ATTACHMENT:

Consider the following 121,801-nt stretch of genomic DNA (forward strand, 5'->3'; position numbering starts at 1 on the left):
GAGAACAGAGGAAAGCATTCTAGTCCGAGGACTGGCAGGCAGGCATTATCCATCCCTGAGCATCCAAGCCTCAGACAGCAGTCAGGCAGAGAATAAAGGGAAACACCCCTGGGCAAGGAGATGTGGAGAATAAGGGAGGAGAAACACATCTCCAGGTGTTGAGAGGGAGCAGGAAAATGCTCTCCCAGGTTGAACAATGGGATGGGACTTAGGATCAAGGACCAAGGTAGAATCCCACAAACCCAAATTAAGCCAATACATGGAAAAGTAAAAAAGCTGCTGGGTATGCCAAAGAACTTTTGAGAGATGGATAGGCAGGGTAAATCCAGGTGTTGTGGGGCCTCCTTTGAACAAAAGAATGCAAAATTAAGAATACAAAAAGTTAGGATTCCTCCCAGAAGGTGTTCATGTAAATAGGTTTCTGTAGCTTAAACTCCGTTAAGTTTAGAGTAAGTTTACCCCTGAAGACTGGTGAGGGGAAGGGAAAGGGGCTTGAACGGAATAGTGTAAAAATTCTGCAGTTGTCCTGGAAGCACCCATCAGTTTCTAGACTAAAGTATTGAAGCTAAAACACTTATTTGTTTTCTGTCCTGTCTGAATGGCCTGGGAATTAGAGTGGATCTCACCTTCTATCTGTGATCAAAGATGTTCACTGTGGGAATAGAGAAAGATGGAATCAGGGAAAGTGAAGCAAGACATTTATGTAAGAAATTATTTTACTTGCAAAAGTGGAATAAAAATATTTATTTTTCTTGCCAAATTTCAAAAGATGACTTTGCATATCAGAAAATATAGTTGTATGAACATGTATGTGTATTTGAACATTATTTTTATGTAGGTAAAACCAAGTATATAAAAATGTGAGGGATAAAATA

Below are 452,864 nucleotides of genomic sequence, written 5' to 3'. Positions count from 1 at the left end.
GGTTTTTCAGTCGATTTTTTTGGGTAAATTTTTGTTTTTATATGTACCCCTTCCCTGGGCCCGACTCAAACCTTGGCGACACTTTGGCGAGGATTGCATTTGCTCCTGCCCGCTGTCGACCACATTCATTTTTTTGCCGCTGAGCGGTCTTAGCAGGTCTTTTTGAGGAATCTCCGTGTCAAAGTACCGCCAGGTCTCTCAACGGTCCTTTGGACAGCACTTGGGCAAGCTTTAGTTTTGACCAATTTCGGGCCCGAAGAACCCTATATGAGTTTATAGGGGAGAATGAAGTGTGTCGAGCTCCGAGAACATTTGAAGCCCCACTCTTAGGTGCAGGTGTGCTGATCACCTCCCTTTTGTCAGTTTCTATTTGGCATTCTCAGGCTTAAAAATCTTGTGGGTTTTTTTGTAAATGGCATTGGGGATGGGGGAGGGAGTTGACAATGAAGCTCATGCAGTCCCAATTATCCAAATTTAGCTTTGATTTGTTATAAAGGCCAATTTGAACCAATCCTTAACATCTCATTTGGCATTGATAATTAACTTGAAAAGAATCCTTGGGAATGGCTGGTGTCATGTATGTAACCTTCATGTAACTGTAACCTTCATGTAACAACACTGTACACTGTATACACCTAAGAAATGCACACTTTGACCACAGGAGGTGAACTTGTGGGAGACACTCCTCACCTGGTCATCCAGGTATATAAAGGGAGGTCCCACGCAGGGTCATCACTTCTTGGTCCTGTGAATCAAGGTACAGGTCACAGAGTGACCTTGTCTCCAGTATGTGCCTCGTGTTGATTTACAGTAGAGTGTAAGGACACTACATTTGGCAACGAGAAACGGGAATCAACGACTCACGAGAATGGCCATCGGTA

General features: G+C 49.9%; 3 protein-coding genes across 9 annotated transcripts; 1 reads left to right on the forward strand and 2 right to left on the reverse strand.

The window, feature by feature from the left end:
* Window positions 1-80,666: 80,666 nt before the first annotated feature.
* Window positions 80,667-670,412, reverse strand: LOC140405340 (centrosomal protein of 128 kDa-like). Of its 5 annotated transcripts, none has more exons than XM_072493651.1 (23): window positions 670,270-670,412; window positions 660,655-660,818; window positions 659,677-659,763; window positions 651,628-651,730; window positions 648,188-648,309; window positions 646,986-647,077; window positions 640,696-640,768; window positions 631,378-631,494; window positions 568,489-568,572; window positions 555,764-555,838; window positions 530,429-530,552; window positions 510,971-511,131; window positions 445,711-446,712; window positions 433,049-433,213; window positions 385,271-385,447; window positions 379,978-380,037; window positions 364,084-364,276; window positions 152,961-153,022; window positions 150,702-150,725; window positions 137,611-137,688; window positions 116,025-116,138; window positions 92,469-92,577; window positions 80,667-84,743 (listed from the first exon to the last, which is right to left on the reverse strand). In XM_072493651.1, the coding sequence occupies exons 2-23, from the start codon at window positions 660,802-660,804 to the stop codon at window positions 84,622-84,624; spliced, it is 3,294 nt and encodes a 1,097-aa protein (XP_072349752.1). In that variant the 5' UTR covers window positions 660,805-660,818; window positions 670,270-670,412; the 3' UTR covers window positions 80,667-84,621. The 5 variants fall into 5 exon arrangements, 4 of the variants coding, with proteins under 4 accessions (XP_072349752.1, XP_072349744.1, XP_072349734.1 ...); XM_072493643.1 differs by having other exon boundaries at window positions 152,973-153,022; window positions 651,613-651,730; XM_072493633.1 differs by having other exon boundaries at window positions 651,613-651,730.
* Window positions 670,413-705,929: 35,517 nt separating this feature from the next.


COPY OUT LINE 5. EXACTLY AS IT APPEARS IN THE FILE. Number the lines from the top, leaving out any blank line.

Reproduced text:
General features: G+C 49.9%; 3 protein-coding genes across 9 annotated transcripts; 1 reads left to right on the forward strand and 2 right to left on the reverse strand.